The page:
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How do the Apollo 65 Ionisation and Optical Smoke detectors work?

How do the Apollo 65 Ionisation and Optical Smoke detectors work?

  2011-08-04         sparksdirect         Safety » Fire Safety

There are extensive articles covering the Aico Domestic Fire / Smoke / Heat alarms, but not too much on one of the most prolific and popular range, the Apollo Smoke Alarms!

We were recently announcing that the Apollo 65 range of Smoke / Heat detectors is back - and here we are with some more useful information concerning how things work in these smoke detectors.

There are several types of detecting methods when it comes to the Smoke and the Heat alarms - the Optical, the Ionisation, and the Heat detection.

Below you can find a little about each one of the first two of these methods - how do they work and how does the Apollo Series 65 work.

How does the Apollo series 65 Ionisation Smoke Detector work?

The sensing part of the Series 65 Apollo ionisation smoke detector consists of two chambers - an open, outer chamber and a semi-sealed reference chamber within.

Mounted in the reference chamber is a low activity radioactive foil of Americium 241 which enables current to flow between the inner and outer chambers when the detector is powered up.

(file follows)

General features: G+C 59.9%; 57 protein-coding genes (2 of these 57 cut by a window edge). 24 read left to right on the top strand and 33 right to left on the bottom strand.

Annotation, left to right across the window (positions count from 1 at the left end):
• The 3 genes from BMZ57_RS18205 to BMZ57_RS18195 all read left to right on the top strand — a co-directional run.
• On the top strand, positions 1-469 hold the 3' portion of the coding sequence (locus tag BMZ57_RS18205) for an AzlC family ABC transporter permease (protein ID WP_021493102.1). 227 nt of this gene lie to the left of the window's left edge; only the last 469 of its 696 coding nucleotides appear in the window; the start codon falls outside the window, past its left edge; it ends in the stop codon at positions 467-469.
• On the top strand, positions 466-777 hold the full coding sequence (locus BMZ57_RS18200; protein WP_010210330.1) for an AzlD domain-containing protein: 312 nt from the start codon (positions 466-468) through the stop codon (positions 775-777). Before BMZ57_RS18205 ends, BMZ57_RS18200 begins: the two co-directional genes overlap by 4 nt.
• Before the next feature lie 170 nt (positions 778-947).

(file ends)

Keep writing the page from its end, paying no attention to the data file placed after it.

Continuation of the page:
As smoke enters the detector, it causes a reduction of the current flow in the outer chamber and hence an increase in voltage measured at the junction between the two chambers.

The voltage increase is monitored by the electronic circuitry which triggers the detector into the alarm state at a preset threshold.

An externally visible red LED lights up when the detector changes to alarm state. An integrating ionisation detector, suitable for use in areas where transient levels of smoke may be expected, is also available.

How does the Apollo 65 Optical Smoke Detector work?

The Apollo series 65 optical smoke detectors incorporate a pulsing LED located in a chamber within the housing of the detector. The chamber is designed to exclude light from any external source.

At an angle to the LED is a photodiode which normally does not register the column of light emitted by the LED.

In the event of smoke from a fire entering the chamber, the light pulse from the LED will be scattered and hence registered by the photo-diode.

If the photo-diode “sees” smoke on the two following pulses, the detector changes into the alarm state and the indicator LED lights up.

The detector housing is identical to that of the ionisation detector but has an indicator LED which is clear in quiescent state but produces red light in alarm.

[you can get this information from the PDF brochure that Apollo makes it available, Apollo Series 65, and if you want to purchase these devices, please visit the Conventional Smoke Alarms section]